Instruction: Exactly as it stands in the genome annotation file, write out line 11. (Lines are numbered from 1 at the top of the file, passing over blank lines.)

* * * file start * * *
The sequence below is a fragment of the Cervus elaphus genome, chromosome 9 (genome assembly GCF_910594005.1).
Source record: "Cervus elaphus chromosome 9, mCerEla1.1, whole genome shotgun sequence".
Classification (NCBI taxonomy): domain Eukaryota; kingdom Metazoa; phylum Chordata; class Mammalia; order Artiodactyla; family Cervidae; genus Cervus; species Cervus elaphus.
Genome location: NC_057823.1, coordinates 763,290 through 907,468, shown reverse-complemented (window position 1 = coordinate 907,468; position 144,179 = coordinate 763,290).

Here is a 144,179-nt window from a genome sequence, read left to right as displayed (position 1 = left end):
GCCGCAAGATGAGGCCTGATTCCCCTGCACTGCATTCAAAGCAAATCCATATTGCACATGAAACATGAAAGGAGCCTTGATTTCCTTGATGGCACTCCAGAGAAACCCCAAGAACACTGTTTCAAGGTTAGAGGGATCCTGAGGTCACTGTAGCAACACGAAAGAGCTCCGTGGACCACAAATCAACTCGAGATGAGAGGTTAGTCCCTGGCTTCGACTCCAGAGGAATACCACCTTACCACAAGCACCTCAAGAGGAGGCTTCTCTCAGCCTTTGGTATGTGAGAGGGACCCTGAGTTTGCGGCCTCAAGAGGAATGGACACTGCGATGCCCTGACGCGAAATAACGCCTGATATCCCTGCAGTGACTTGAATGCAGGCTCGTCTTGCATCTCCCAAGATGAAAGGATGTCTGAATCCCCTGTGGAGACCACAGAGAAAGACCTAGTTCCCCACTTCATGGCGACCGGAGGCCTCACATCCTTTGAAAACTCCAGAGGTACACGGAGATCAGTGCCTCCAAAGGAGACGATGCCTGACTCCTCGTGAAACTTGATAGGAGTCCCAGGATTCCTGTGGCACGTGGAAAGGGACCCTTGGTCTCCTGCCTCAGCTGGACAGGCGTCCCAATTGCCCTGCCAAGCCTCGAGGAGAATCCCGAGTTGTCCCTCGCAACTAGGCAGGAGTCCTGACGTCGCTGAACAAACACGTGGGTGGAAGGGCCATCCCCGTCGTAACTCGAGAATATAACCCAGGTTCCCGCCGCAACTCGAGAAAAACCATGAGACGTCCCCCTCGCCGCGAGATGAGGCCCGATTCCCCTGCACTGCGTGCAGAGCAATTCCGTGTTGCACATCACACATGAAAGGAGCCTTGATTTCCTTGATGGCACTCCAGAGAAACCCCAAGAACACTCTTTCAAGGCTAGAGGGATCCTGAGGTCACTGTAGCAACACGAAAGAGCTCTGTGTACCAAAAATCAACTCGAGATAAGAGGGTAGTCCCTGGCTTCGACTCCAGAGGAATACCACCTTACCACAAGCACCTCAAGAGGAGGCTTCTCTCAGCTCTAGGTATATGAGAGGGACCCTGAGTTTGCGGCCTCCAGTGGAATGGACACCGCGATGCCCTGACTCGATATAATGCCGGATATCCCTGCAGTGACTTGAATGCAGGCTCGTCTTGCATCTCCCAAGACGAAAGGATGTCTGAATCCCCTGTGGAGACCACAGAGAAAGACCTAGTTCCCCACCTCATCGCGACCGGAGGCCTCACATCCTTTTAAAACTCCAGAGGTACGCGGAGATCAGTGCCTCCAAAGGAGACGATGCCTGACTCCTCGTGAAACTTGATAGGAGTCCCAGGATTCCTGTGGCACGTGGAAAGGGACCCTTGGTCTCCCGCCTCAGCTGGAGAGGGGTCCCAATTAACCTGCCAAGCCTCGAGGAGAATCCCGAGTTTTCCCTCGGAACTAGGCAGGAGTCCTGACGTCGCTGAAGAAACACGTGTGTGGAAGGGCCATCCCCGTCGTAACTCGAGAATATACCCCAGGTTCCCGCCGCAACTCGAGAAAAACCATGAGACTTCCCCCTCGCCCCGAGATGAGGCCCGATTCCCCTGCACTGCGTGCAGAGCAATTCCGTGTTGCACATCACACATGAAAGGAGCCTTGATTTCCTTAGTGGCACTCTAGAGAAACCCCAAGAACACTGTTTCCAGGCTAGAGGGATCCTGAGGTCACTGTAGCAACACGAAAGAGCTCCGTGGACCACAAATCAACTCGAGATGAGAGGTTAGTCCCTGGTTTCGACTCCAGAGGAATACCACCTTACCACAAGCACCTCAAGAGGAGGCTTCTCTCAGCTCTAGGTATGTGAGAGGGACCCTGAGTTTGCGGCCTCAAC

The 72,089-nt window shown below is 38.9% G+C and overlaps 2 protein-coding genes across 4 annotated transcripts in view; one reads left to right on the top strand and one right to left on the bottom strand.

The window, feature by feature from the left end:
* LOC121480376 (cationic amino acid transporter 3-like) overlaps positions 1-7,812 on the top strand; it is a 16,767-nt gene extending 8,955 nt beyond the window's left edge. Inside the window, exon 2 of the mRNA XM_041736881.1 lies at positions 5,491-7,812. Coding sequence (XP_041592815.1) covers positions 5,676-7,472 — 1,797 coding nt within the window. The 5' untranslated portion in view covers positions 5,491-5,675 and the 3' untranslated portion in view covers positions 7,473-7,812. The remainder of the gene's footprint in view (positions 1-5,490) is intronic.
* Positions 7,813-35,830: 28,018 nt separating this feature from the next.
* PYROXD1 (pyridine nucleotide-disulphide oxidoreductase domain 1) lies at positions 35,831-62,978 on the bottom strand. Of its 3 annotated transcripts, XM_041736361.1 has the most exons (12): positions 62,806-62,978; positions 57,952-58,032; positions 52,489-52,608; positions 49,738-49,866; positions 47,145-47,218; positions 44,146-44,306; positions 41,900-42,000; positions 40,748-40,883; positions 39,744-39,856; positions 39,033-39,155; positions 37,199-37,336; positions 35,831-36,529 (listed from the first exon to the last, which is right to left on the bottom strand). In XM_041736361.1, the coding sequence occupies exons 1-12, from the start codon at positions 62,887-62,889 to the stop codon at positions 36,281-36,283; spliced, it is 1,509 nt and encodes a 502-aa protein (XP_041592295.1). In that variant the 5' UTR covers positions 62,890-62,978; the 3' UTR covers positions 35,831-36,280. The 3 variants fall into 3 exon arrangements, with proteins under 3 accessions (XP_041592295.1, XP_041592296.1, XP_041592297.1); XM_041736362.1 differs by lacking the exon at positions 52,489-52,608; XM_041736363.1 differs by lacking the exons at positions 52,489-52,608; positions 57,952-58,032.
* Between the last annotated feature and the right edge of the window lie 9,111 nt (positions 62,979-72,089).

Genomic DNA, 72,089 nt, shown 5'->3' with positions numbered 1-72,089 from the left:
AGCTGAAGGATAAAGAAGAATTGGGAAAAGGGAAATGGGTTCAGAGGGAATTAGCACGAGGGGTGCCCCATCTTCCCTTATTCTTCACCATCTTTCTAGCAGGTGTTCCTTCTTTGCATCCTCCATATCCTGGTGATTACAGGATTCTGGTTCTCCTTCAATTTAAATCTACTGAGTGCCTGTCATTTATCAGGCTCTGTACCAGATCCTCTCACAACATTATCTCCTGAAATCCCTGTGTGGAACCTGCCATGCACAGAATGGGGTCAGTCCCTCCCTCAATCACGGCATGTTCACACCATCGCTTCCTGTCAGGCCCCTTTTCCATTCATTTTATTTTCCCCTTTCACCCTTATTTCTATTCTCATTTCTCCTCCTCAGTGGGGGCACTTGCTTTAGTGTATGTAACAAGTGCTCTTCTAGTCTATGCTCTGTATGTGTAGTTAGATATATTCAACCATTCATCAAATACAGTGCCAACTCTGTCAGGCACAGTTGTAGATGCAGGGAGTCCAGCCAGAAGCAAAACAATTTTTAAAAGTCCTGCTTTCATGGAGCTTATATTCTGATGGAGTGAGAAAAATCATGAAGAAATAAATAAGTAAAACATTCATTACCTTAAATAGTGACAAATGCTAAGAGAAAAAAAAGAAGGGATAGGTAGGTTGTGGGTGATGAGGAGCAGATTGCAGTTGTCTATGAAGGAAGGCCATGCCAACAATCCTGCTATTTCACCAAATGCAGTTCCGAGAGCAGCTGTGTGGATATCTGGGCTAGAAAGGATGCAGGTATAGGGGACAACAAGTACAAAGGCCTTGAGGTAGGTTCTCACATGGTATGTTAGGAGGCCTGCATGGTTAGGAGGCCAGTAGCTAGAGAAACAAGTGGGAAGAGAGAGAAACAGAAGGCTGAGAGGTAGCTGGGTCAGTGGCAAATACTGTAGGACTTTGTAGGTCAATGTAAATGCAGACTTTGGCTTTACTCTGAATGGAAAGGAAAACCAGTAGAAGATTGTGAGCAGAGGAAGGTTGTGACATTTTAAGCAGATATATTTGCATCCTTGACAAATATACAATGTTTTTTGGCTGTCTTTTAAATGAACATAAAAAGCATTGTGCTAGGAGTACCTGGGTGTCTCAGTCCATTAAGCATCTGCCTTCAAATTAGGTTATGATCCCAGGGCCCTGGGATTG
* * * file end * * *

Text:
* PYROXD1 (pyridine nucleotide-disulphide oxidoreductase domain 1) lies at positions 35,831-62,978 on the bottom strand. Of its 3 annotated transcripts, XM_041736361.1 has the most exons (12): positions 62,806-62,978; positions 57,952-58,032; positions 52,489-52,608; positions 49,738-49,866; positions 47,145-47,218; positions 44,146-44,306; positions 41,900-42,000; positions 40,748-40,883; positions 39,744-39,856; positions 39,033-39,155; positions 37,199-37,336; positions 35,831-36,529 (listed from the first exon to the last, which is right to left on the bottom strand). In XM_041736361.1, the coding sequence occupies exons 1-12, from the start codon at positions 62,887-62,889 to the stop codon at positions 36,281-36,283; spliced, it is 1,509 nt and encodes a 502-aa protein (XP_041592295.1). In that variant the 5' UTR covers positions 62,890-62,978; the 3' UTR covers positions 35,831-36,280. The 3 variants fall into 3 exon arrangements, with proteins under 3 accessions (XP_041592295.1, XP_041592296.1, XP_041592297.1); XM_041736362.1 differs by lacking the exon at positions 52,489-52,608; XM_041736363.1 differs by lacking the exons at positions 52,489-52,608; positions 57,952-58,032.